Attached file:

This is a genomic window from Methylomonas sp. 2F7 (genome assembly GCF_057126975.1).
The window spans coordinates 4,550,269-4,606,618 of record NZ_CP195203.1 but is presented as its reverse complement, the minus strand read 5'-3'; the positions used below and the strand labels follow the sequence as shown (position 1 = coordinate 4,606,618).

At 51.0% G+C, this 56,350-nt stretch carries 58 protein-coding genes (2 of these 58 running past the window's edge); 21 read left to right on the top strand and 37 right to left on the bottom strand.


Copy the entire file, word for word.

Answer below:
This is a genomic window from Methylomonas sp. 2F7 (genome assembly GCF_057126975.1).
The window spans coordinates 4,550,269-4,606,618 of record NZ_CP195203.1 but is presented as its reverse complement, the minus strand read 5'-3'; the positions used below and the strand labels follow the sequence as shown (position 1 = coordinate 4,606,618).

At 51.0% G+C, this 56,350-nt stretch carries 58 protein-coding genes (2 of these 58 running past the window's edge); 21 read left to right on the top strand and 37 right to left on the bottom strand.